In another thread, the idea was advanced that a unit had to move to be hit by an air interdiction strike. After some testing, I can confirm this is not the case. In a simple scenario with an infantry unit on one side and an air unit on the other side, the infantry unit was subjected to an interdiction strike without having engaged in any activity. This explains why the SAM unit mentioned above was hit by interdiction strikes as well. Essentially what happens that is the computer looks for "targets of opportunity"; any such targets will (or, perhaps, only may) be subject to an air interdiction strike. This sequence can be seen in the TOAW log file.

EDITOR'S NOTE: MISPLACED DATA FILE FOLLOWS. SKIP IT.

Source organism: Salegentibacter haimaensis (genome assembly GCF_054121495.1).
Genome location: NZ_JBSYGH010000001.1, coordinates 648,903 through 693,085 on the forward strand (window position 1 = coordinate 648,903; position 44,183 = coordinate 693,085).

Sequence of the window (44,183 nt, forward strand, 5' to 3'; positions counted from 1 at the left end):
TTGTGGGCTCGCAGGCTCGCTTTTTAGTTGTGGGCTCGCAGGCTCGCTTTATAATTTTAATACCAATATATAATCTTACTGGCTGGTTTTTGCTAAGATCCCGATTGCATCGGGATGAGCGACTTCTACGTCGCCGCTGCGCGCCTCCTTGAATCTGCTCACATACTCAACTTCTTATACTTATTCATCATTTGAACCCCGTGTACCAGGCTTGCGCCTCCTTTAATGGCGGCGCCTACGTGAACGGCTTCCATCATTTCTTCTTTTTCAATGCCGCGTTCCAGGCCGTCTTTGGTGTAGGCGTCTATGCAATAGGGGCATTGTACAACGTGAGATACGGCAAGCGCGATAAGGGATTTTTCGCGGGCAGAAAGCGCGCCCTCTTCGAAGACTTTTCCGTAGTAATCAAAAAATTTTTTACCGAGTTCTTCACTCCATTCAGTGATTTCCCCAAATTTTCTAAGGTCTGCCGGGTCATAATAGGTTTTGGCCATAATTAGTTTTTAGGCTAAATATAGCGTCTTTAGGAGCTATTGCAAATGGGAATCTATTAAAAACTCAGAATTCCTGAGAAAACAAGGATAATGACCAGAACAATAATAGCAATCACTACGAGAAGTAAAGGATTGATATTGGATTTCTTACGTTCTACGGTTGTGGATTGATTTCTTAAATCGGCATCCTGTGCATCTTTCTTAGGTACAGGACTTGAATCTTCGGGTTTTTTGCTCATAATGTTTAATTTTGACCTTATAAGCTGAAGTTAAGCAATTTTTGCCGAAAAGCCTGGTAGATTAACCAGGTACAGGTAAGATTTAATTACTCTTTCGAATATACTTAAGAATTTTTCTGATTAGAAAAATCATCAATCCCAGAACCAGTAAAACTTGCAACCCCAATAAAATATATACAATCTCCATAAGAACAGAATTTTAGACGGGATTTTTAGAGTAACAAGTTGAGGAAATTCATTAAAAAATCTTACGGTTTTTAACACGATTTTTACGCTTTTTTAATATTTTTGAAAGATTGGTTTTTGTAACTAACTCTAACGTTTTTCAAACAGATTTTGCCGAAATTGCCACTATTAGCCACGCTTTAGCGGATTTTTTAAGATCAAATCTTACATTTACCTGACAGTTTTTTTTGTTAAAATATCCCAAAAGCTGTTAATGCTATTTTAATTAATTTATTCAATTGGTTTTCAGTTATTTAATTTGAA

AIRCombat:Target of opportunity: Air Defenders 1st Formation, ADA Battery.
AIRCombat:Interdiction attack (bombardment): Air Defenders 1st Formation, ADA Battery.
Combat : Smite: Air Defenders 1st Formation, ADA Battery, (bombardment), attrition%= 9.
Combat : Air Unit weapons firing on Air Defenders Rifle Squad.
Combat : Potentially effective hit on Air Defenders Rifle Squad by Air Unit weapon.
Combat : Rifle Squad destroyed. (specificAttrit=10)
... and so on. I want to do more testing to see if interdiction attacks directed by the computer, and bombardment strikes directed by a human player, result in differing effects against a target in given conditions.